Firefighters are scrambling to control a raging wildfire in southeastern Oregon that’s spreading miles a day in windy conditions, one of numerous conflagrations across the U.S. West that are straining resources.
Authorities ordered a new round of evacuations Thursday amid worries the Bootleg Fire, which has already destroyed 21 homes, could merge with another blaze that also grew explosively amid dry and blustery conditions.
The Bootleg Fire, the largest wildfire currently burning in the U.S., has now torched an area larger than New York City and has stymied firefighters for nearly a week with erratic winds and extremely dangerous fire behavior. Early on, the fire doubled in size almost daily and strong winds from the south on Thursday afternoon yet again pushed the flames rapidly to the north and east.
The fire has the potential to move 4 miles or more in an afternoon and there was concern it could merge with the smaller, yet still explosive Log Fire, said Rob Allen, incident commander for the blaze. That fire started Monday as three smaller fires but exploded to nearly 5,000 acres in 24 hours and was still growing, fanned by the same winds, Allen said.
Firefighters were all pulled back to safe areas late Thursday due to intense fire behavior and were scouting ahead of the main blaze for areas where they could make a stand by carving out fire lines to stop the inferno’s advance, he said.
Crews are watching the fire, nearby campgrounds “and any place out in front of us to make sure the public’s out of the way,” Allen said. He said evacuation orders were still being assessed.
The Bootleg fire is affecting an area north of the Oregon-California border that has been gripped by extreme drought. It was 7% contained as of Thursday, when authorities decided to expand previous evacuation orders near Summer Lake and Paisley. Both towns are located in Lake County, a remote area of lakes and wildlife refuges just north of the California border with a total population of about 8,000.
It has periodically generated enormous smoke columns that could be seen for miles — a sign that the blaze is so intense it is creating its own weather, with erratic winds and the potential for fire-generated lightning.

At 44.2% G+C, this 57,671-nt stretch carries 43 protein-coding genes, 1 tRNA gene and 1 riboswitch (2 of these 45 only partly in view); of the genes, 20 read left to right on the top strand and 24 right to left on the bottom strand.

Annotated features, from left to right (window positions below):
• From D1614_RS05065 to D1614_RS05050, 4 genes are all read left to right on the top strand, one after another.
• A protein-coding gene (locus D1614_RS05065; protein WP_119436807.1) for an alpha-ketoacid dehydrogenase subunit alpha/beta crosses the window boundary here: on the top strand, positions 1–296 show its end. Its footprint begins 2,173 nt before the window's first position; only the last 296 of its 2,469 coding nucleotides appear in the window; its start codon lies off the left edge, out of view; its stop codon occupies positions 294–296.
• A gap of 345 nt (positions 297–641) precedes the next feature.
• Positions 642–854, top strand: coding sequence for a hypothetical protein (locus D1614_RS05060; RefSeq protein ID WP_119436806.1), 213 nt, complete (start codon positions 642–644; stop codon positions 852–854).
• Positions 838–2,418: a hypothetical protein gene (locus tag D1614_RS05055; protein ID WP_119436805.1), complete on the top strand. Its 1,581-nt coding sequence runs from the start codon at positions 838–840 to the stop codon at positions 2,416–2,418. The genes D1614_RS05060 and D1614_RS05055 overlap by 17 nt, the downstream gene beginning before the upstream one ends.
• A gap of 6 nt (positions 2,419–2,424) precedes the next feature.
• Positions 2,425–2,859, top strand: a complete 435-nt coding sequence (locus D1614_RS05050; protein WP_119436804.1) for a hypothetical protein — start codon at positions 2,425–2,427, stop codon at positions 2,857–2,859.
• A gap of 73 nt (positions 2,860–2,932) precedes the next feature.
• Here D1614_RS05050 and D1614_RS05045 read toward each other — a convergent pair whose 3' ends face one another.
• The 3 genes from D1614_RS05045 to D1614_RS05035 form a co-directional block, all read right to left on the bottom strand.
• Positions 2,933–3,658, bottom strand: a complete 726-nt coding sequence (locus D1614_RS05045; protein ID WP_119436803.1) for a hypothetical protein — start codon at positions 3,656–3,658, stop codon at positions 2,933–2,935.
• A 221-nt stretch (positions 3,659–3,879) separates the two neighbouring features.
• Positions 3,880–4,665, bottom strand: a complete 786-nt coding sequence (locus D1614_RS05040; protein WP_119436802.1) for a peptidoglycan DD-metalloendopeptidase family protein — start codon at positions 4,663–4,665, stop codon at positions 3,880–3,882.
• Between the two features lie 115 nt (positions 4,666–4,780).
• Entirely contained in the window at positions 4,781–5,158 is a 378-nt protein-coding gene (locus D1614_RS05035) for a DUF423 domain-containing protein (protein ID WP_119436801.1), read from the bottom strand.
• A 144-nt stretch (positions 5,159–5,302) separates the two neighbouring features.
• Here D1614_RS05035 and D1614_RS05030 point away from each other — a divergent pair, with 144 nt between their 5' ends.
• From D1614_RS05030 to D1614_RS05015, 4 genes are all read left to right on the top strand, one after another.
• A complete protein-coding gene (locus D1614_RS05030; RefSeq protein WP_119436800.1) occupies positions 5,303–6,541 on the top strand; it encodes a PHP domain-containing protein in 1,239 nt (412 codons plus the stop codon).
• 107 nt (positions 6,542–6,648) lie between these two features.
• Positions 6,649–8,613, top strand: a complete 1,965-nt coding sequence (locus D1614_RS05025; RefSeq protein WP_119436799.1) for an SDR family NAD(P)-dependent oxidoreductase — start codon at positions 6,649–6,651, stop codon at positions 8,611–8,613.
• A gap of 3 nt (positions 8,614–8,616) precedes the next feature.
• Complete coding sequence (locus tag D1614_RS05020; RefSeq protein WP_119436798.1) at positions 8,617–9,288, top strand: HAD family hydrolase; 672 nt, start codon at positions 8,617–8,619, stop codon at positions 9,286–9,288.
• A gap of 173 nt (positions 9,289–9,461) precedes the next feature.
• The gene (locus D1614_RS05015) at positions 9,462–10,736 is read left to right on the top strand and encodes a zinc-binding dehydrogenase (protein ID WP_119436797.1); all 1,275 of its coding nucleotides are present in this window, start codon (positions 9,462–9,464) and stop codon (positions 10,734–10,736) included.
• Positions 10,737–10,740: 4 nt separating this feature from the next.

Meanwhile, a fire near the northern California town of Paradise, which burned in a horrific 2018 wildfire, caused jitters among homeowners who were just starting to return to normal after surviving the deadliest blaze in U.S. history.
Chuck Dee and his wife, Janie, returned last year to Paradise on the foothills of California’s Sierra Nevada to rebuild a home lost in that fire. So when they woke up Thursday and saw smoke from the new Dixie Fire, it was frightening, even though it was burning away from populated areas.
“It made my wife and I both nervous,” he told The Associated Press in a telephone interview.
The Dixie Fire was tiny when it began on Tuesday, but by Thursday morning it had burned 3.5 square miles of brush and timber near the Feather River Canyon area of Butte County northeast of Paradise. It also moved into national forest land in neighboring Plumas County.
There was zero containment and officials kept in place a warning for residents of the tiny communities of Pulga and east Concow to be ready to leave.
The Dixie Fire is part of a siege of conflagrations across the West. There were 71 active large fires and complexes of multiple fires that have burned nearly 1,553 square miles in the U.S., mostly in Western states, according to the National Interagency Fire Center.
Extremely dry conditions and heat waves tied to climate change have swept the region, making wildfires harder to fight. Climate change has made the American West much warmer and drier in the past 30 years and will continue to make weather more extreme and wildfires more frequent and destructive.
In the Pacific Northwest, firefighters say they are facing conditions more typical of late summer or fall than early July.
A wildfire threatening more than 1,500 homes near Wenatchee, Washington, grew to 14 square miles (36 square kilometers) by Thursday morning and was about 10% contained, the Washington state Department of Natural Resources said.
About 200 firefighters were battling the Red Apple Fire near the north-central Washington city renowned for its apples. The fire was also threatening apple orchards and an electrical substation, but no structures have been lost, officials said.
Associated Press writer Adam Beam in Sacramento, California, contributed to this report.
Originally posted at: https://www.insurancejournal.com/news/west/2021/07/16/623141.htm